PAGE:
I'm writing my Ph.D. thesis on the sociophonetics of Modern Greek. My
research deals with the variation of prenasalization phenomena,
which occur before voiced-stop environments, e.g.
['kabos] ~ ['kambos] (field)
['adras] ~ ['andras] (man)
Phonetically prenasalization is not categorical but has gradations.
Fujimura (1962:1874) refers to the spectral properties of nasal murmur
and accepts three important features: a) the existence of a very low first
formant around 300 Hz, which is well-separated from the upper formant
structure, b) relatively high-dumping factors of the formants and
c) high density of the formants in the frequency domain.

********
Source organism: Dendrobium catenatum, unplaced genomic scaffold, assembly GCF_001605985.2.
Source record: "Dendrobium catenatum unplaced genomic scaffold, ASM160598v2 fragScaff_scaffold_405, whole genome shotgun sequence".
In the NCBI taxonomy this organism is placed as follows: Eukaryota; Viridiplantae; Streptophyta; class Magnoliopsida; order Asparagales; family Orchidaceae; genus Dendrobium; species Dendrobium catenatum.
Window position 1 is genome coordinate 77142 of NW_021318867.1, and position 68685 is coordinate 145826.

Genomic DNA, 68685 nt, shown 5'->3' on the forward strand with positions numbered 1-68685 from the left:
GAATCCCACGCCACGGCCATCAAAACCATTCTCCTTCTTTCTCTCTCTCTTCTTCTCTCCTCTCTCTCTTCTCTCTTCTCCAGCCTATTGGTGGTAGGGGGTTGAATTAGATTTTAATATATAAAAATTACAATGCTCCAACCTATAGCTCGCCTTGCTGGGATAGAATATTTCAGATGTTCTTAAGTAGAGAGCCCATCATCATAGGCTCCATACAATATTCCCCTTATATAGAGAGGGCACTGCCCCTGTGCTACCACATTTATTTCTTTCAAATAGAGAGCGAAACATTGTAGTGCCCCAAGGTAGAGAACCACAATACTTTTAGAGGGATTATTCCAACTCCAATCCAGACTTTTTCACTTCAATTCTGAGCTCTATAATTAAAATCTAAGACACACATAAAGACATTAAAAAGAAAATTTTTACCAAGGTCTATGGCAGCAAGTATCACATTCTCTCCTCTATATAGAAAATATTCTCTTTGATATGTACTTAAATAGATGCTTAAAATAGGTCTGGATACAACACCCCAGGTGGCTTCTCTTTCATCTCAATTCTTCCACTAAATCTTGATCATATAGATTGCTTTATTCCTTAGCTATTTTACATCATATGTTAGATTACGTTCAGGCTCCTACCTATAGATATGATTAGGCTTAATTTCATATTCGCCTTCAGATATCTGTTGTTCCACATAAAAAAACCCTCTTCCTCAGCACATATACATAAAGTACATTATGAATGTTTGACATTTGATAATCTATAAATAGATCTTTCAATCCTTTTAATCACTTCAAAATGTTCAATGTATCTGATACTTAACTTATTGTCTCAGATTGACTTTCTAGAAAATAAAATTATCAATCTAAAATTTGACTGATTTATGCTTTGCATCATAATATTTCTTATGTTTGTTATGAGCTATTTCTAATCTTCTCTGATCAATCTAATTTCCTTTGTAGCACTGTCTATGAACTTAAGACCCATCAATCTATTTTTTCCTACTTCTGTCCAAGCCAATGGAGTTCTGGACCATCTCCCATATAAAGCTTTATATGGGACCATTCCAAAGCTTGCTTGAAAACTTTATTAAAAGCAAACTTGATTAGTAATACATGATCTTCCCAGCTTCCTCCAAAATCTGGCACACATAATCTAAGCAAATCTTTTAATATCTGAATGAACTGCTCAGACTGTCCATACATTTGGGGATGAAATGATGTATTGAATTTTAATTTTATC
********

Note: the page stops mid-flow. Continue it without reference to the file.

Lieberman (1988:226), also states that a nasal murmur which is located
around 250 Hz is sufficient for the perception of a nasal consonant,
irrespective of place of articulation.
By examining the spectrograms of prenasalized voiced-stops, I found out
that there is a prominence in spectral energy around 2800 Hz. I find very
difficult to detect and differentiate frequencies from 200 to 300 Hz
between the preceding vowel and the nasal.
I'm searching a way of quantifying the prenasalization energy, so that
I can compare different levels of prenasalization extracted from my data;
a kind of measuring the amount of prenasalization on each word.
I would be very grateful for any suggestions and advices on this matter.
Thanks in advance,
George K. Mikros
University of Athens